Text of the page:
A3: Adventure Augmented

Adventure Augmented

In this assignment you will finish developing the text adventure game (TAG) that you began in A2. Although this handout provides some requirements regarding the functionality you should implement, many of the details are up to you. If we left something unspecified in this handout, you are empowered to make your own choices about what to do. We hope you have fun making the game your own!

Grading will work very differently for this assignment than previous assignments, because of its open-ended nature. Your grade will primarily be based on a successful, in-person, working demo of your game to a grader. With that in mind, you should concentrate your efforts on making sure that the code you submit will not exhibit any errors during the demo.

Make sure to read this entire handout before starting. You will especially want to be aware of the grading rubric at the end of the handout before you start coding.

This assignment is just a little more difficult than A2. On a similar assignment last year, the mean hours worked was 11.4, and the standard deviation was 4.9. Please get started right away and make steady progress each day. Please track the time that you spend. We will ask you to report it.

Do not assume anything about this assignment based on previous years’ iterations of it as the requirements have changed. Be wary of course staff telling you that you have to implement something the way they did in the past: not only have the requirements changed, but you are free to make different choices than they did.

Table of contents:

Getting Started

There is no starter code provided for this assignment. Rather, you should begin with your A2 code.

This assignment will not be autograded. You will demo your game in person to a grader. Hence there is no new makefile or make check. Passing make check is not a requirement for this assignment. Instead, your submission:

You are welcome to change any and all interfaces, to add new code, to revise your A2 implementation, to link against libraries of your choice, to change the JSON schema for adventures, etc. If you do add new compilation units, you will need to list them at the top of the Makefile to ensure they (and their documentation) are built correctly.

If you link against new libraries, you will need to add them to _tags and .merlin. And both new compilation units and new libraries could require you to modify .ocamlinit. To be clear, there is no need at all to link against new libraries, and most people will not. But it is a possibility.

A few more notes:

Step 1: Finish A2

If there’s anything you didn’t finish in A2, begin A3 by finishing it now. In particular, your A3 solution must provide the “go” and “quit” verbs, and a user interface, and be capable of loading adventures from data files.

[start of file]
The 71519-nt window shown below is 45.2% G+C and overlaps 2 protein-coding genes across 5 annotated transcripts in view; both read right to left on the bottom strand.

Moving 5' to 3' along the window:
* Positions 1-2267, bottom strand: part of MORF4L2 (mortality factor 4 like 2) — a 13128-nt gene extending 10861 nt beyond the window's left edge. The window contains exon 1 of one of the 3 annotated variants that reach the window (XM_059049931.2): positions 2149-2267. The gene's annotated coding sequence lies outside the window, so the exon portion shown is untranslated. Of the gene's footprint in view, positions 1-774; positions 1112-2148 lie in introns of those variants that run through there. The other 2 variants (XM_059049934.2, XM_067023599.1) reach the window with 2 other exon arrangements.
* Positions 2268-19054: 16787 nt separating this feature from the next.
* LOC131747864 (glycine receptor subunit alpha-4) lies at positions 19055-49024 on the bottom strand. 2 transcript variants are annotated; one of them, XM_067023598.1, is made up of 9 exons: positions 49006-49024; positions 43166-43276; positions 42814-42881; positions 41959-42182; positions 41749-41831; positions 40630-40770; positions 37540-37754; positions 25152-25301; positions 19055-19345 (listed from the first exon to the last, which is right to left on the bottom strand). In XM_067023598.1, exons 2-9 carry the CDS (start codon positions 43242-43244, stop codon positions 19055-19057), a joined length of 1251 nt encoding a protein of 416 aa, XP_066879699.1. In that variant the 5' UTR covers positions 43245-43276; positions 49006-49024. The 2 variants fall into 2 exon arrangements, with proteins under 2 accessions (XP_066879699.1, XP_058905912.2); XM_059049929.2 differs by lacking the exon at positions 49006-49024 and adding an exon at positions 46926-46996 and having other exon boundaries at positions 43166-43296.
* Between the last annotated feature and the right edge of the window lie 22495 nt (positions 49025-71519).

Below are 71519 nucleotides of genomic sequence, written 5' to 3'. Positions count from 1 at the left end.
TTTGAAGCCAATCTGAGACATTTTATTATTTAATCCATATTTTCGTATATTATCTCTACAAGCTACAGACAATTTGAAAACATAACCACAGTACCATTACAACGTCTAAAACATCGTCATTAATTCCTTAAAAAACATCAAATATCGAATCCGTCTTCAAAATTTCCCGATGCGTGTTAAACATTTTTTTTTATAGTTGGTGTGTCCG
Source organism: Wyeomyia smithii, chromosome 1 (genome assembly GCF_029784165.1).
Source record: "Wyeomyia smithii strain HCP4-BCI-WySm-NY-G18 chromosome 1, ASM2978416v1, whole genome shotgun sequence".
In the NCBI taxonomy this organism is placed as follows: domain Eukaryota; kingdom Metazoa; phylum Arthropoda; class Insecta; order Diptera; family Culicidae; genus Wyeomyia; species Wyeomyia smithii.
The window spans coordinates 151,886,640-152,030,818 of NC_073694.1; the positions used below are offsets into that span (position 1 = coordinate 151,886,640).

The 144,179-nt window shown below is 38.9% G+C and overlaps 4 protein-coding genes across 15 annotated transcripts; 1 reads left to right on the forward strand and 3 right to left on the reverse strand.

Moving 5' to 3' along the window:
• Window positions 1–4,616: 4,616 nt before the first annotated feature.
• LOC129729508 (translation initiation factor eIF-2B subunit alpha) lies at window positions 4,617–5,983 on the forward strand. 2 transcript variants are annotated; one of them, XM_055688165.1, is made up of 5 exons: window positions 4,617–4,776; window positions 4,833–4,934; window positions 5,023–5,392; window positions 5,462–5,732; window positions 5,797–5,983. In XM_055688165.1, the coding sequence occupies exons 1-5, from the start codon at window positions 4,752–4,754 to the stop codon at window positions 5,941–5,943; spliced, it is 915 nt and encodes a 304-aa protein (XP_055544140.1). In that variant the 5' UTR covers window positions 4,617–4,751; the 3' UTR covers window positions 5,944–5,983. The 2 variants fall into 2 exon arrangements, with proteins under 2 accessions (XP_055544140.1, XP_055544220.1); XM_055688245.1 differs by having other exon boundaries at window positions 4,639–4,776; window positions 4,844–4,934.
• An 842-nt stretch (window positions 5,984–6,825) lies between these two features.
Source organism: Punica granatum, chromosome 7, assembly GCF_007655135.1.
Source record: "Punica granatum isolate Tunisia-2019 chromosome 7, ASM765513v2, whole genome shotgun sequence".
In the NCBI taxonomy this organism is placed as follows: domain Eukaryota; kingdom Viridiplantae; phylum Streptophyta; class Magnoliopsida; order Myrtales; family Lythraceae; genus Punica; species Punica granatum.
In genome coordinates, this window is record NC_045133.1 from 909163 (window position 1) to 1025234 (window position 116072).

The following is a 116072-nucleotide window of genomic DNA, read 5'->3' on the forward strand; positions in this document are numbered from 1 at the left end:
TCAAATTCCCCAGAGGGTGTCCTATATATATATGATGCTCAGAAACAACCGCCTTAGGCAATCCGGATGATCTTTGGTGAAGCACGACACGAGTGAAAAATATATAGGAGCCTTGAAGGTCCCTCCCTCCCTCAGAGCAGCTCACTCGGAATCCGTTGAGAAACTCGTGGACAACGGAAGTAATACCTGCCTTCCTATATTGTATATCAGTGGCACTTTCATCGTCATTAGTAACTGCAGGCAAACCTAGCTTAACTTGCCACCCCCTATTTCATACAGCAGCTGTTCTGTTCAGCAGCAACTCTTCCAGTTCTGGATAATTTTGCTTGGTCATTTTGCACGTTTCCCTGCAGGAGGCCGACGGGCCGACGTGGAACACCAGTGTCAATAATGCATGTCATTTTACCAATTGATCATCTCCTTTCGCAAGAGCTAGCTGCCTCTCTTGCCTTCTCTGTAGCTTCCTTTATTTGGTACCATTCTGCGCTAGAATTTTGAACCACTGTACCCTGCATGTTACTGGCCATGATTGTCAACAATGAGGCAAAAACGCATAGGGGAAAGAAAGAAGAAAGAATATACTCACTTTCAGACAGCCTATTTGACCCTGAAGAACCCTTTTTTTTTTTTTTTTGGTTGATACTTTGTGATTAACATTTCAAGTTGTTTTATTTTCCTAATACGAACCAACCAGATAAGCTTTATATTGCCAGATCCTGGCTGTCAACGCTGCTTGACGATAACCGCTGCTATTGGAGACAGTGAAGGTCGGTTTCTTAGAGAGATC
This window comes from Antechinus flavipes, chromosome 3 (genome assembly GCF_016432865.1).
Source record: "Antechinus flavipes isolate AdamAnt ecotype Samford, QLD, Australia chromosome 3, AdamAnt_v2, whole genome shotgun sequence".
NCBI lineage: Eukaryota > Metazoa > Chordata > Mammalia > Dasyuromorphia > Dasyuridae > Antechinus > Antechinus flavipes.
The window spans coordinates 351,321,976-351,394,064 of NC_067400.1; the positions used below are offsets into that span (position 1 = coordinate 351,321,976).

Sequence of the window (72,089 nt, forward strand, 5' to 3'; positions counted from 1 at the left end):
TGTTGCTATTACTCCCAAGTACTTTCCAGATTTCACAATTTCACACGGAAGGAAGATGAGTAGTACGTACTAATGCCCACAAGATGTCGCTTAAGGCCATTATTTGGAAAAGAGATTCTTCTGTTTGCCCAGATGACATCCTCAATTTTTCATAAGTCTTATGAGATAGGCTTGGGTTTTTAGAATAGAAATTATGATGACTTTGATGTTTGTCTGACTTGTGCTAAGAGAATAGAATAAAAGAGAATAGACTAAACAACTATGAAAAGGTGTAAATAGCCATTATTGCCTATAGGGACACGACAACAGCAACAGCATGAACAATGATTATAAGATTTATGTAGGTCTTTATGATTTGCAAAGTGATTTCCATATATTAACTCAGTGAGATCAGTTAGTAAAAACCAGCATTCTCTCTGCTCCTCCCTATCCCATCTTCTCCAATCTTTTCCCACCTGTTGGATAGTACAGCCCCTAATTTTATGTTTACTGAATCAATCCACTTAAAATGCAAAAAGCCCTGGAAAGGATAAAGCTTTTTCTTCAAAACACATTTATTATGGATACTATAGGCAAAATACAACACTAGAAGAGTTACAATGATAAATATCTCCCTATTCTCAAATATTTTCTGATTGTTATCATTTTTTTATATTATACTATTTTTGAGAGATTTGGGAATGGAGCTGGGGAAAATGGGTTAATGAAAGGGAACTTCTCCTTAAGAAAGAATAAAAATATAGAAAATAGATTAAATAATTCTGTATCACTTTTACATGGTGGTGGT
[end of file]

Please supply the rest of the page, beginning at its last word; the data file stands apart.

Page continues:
Here are a couple definitions to recall from A2 for the rest of this handout:

Step 2: Gamify

Arguably, what you built in A2 is not yet a game, because there is no notion of winning or losing, or of comparison to other players. Add functionality to your software to make it a game, as follows.

Introduce a notion of score to your game. A player’s score should be based on which rooms they have visited, and possibly other factors (which we leave up to your choice). Each room should be worth some number of points for visiting, but points should only be awarded the first time a room is entered. Moreover, the adventure file should specify the number of points for each room, meaning that each room can be worth a different number of points from all other rooms. In other words, the number of points any room is worth should be data driven, not hardcoded. You should provide a “score” verb to display to the player their current score.

Implementing this will require:

We leave the exact rules for scoring up to you, as long as they satisfy the above requirements.

Step 3: Sample Adventures

Create your own adventure by constructing your own JSON file. It may not be based on any sample files we have already given you. We encourage you to create an interesting and creative adventure! But your grade won’t be based on that. Instead, we simply require that it have at least five rooms. If you are stuck for ideas, consider trying to model Gates Hall, or a dorm at Cornell, or a quad.

Then create a second sample adventure. The point of this step is to demonstrate that your game engine is data driven and does not hardcode objects (i.e., rooms or their points). It must also have at least five rooms. We encourage you to make it a second “level” of the game, somehow related to your first adventure. But, that is not required.

The names of both sample adventure files must end with .json.

This is the stopping point for a satisfactory solution. See the rubric at the end of this handout for how you will be graded.

Step 4: Items